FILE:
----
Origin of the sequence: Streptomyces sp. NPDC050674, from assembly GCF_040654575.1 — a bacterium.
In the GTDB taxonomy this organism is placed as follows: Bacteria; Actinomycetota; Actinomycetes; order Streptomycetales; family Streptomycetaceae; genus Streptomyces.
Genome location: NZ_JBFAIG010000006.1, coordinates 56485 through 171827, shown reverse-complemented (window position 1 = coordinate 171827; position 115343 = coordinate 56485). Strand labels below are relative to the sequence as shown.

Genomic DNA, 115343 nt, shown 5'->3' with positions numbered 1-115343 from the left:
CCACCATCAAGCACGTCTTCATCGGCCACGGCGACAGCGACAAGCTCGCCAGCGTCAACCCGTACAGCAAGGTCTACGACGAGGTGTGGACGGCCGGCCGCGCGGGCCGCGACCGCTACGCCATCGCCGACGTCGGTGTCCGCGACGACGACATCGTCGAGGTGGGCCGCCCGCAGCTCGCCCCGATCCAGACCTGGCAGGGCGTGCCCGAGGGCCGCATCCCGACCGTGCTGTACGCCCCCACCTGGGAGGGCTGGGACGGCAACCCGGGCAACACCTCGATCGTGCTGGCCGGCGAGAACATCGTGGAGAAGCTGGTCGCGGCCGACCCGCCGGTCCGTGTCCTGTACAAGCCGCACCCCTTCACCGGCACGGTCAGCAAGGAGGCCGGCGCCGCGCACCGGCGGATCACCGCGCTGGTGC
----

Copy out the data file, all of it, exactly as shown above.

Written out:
Origin of the sequence: Streptomyces sp. NPDC050674, from assembly GCF_040654575.1 — a bacterium.
In the GTDB taxonomy this organism is placed as follows: Bacteria; Actinomycetota; Actinomycetes; order Streptomycetales; family Streptomycetaceae; genus Streptomyces.
Genome location: NZ_JBFAIG010000006.1, coordinates 56485 through 171827, shown reverse-complemented (window position 1 = coordinate 171827; position 115343 = coordinate 56485). Strand labels below are relative to the sequence as shown.

Genomic DNA, 115343 nt, shown 5'->3' with positions numbered 1-115343 from the left:
CCACCATCAAGCACGTCTTCATCGGCCACGGCGACAGCGACAAGCTCGCCAGCGTCAACCCGTACAGCAAGGTCTACGACGAGGTGTGGACGGCCGGCCGCGCGGGCCGCGACCGCTACGCCATCGCCGACGTCGGTGTCCGCGACGACGACATCGTCGAGGTGGGCCGCCCGCAGCTCGCCCCGATCCAGACCTGGCAGGGCGTGCCCGAGGGCCGCATCCCGACCGTGCTGTACGCCCCCACCTGGGAGGGCTGGGACGGCAACCCGGGCAACACCTCGATCGTGCTGGCCGGCGAGAACATCGTGGAGAAGCTGGTCGCGGCCGACCCGCCGGTCCGTGTCCTGTACAAGCCGCACCCCTTCACCGGCACGGTCAGCAAGGAGGCCGGCGCCGCGCACCGGCGGATCACCGCGCTGGTGC